Ankara officials were highly critical of the “Forum,” calling the event an “anti-Turkish alliance.” Such a reaction from Ankara was further enhanced by the fact that new countries were invited to participate in this “alliance,” including France, Syria, and even India, whose choice was clearly not accidental: Erdoğan has repeatedly asserted the right of the inhabitants of Kashmir, a territory in northern India populated predominantly by Muslims, to self-determination. And in recent weeks a number of media outlets have reported on the possible sending of Syrian fighters there, following the example of Libya and Nagorno-Karabakh.

In an effort to explore the Middle East, Greek diplomacy signed a defense agreement with Israel that included Athens’ purchase of military aircraft and the creation of a flight school for Greek pilots. In mid-February, Prime Minister Kyriakos Mitsotakis held talks with Iraqi Foreign Minister Fouad Hussein, which was an unpleasant jab for Ankara, especially in light of the Turkish military operation Eagle’s Claw 2.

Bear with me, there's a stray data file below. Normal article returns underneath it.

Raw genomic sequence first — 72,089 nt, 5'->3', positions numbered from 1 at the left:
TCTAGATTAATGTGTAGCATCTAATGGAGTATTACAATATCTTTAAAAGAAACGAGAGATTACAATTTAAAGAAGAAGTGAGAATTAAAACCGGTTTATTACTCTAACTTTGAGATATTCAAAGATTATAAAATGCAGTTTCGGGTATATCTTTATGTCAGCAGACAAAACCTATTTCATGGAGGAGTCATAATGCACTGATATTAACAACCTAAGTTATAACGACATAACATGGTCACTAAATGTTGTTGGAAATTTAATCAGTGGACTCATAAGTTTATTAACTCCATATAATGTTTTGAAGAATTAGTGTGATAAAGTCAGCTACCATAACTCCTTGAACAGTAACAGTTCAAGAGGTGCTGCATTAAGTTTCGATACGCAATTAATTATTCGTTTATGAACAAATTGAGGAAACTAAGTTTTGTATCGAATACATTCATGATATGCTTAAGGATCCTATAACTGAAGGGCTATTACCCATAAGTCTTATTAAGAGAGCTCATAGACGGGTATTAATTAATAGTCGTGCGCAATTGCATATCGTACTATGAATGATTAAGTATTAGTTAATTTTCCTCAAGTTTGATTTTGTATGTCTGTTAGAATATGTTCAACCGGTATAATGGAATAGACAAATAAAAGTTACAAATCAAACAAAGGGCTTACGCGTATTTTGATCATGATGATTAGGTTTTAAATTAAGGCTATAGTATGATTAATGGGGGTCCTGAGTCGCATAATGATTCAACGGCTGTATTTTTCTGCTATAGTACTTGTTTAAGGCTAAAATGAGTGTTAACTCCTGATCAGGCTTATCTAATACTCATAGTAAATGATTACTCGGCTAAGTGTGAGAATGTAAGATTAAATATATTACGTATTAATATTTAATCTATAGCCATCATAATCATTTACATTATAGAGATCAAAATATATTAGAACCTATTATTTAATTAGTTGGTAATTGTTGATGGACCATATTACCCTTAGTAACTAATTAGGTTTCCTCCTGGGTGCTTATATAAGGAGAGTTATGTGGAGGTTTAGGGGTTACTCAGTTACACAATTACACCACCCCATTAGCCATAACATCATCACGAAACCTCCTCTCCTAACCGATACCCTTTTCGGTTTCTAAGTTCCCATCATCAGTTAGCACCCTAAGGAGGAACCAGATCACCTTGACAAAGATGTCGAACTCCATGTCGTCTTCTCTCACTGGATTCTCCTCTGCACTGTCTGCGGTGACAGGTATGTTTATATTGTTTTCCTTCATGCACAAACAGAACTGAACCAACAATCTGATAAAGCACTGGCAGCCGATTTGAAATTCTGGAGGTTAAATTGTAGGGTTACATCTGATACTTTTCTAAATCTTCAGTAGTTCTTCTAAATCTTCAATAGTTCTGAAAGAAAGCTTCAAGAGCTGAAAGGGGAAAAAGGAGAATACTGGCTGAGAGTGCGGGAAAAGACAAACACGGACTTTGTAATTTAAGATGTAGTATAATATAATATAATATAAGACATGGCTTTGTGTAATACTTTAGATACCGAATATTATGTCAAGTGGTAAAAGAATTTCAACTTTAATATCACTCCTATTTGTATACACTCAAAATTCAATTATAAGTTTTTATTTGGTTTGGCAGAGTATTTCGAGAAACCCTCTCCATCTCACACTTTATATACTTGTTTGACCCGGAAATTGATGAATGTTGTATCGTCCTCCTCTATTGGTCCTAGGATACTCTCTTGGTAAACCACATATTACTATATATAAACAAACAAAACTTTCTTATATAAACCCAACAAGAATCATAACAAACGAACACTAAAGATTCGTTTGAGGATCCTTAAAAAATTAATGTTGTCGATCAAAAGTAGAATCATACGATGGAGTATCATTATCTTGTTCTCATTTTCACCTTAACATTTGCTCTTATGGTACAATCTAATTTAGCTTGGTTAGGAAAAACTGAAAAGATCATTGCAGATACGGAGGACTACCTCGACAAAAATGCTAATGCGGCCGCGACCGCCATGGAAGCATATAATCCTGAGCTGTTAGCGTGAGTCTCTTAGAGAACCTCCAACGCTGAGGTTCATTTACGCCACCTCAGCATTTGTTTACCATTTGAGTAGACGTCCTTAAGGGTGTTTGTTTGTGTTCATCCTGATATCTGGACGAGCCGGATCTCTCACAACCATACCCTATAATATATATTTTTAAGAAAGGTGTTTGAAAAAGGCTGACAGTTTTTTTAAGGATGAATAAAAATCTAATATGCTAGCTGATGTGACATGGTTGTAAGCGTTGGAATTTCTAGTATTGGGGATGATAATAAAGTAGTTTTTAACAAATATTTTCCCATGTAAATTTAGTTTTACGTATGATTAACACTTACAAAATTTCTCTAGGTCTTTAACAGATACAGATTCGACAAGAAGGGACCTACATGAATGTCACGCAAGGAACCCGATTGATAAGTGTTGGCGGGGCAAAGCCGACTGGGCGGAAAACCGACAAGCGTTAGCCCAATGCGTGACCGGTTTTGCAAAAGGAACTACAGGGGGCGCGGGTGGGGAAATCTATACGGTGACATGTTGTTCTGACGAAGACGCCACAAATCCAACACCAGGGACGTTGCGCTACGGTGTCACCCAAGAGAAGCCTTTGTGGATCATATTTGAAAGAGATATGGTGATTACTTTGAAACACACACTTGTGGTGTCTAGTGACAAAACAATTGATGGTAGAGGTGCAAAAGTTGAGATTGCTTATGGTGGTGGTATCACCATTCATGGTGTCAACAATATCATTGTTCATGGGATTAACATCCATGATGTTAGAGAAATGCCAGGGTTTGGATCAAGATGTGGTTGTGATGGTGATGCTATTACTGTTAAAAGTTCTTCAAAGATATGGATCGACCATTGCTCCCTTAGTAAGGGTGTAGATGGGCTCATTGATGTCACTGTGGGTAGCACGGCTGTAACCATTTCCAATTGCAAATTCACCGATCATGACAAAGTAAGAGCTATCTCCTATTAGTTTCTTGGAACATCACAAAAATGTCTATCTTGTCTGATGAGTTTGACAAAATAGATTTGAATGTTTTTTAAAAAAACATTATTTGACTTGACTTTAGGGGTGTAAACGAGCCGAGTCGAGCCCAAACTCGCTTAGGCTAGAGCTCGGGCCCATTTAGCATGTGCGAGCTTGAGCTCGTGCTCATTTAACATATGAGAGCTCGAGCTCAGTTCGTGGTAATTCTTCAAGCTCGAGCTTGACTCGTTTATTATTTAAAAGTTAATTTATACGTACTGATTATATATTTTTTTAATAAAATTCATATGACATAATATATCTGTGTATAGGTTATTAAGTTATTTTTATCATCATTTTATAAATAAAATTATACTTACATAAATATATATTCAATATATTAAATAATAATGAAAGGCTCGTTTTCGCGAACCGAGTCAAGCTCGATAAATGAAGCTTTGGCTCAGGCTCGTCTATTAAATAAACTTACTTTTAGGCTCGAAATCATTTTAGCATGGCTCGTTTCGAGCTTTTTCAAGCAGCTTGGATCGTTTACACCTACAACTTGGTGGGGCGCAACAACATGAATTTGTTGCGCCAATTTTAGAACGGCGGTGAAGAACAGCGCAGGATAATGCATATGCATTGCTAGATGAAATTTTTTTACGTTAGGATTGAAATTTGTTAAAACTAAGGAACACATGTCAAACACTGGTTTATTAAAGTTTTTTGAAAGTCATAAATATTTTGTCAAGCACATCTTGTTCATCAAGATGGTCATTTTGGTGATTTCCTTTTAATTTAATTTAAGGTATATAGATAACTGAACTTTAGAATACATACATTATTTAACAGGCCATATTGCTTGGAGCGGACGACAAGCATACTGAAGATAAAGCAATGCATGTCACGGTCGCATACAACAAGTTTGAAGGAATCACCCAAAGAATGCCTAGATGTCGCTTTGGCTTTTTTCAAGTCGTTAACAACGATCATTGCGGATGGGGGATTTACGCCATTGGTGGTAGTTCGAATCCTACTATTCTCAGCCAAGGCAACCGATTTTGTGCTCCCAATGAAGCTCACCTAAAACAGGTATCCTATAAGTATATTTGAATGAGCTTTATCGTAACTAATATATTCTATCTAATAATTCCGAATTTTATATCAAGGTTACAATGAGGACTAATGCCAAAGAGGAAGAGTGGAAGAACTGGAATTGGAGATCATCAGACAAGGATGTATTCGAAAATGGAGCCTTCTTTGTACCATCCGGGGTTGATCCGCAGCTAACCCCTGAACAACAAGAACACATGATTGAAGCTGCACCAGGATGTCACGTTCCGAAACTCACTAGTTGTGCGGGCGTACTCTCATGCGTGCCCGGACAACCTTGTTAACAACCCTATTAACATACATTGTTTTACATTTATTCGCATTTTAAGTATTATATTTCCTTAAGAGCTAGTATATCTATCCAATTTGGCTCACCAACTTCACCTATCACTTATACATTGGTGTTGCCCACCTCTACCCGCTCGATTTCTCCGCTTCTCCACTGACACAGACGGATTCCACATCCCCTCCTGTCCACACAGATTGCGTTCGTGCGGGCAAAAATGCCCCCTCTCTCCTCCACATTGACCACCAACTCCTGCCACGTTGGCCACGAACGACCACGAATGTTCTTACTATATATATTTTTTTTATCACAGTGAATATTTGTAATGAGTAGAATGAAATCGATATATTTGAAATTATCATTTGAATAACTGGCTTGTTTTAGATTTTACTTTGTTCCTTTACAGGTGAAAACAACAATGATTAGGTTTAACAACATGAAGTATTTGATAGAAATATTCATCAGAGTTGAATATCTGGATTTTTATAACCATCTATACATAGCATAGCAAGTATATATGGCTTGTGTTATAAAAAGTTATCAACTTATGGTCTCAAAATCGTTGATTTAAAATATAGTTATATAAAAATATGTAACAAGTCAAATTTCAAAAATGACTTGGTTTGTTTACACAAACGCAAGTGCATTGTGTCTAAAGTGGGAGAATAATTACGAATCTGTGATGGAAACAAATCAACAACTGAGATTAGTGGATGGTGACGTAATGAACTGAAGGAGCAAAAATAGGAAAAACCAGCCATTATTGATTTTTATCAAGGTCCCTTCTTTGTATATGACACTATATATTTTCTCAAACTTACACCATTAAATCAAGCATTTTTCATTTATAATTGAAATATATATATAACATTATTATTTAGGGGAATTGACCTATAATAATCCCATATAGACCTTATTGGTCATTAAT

Under these conditions, and against the background of the growing confrontation between Ankara and Washington, the Turkish leader began to make urgent adjustments to his policy, especially in relations with Egypt, which has recently become more and more influential in the region. Seeking to overcome Ankara’s growing isolation in the Middle East region after Joe Biden entered the White House, President Recep Erdoğan, after years of animosity, has reset his relations with Egypt in an attempt to reverse the traditional Turkish policy of supporting the Islamist organization Muslim Brotherhood (banned in Russia). Recall that bilateral relations were severed in the summer of 2013 after former Egyptian leader Mohamed Morsi, who was supported by Ankara, had been overthrown in a military coup and the Muslim Brotherhood had been declared a terrorist organization in Egypt. For all these years, the Turkish media have pejoratively called the government of Egyptian President Abdel Fattah al-Sisi a “regime,” and his accession to power in 2013 illegitimate. For its part, Egypt has also constantly shown its dissatisfaction with Ankara’s behavior near its borders, considering the deployment of the Turkish military in Tripoli a violation of Libya’s sovereignty. At the beginning of 2020, the Egyptian parliament even threatened to send troops into Libya to drive the Turks out.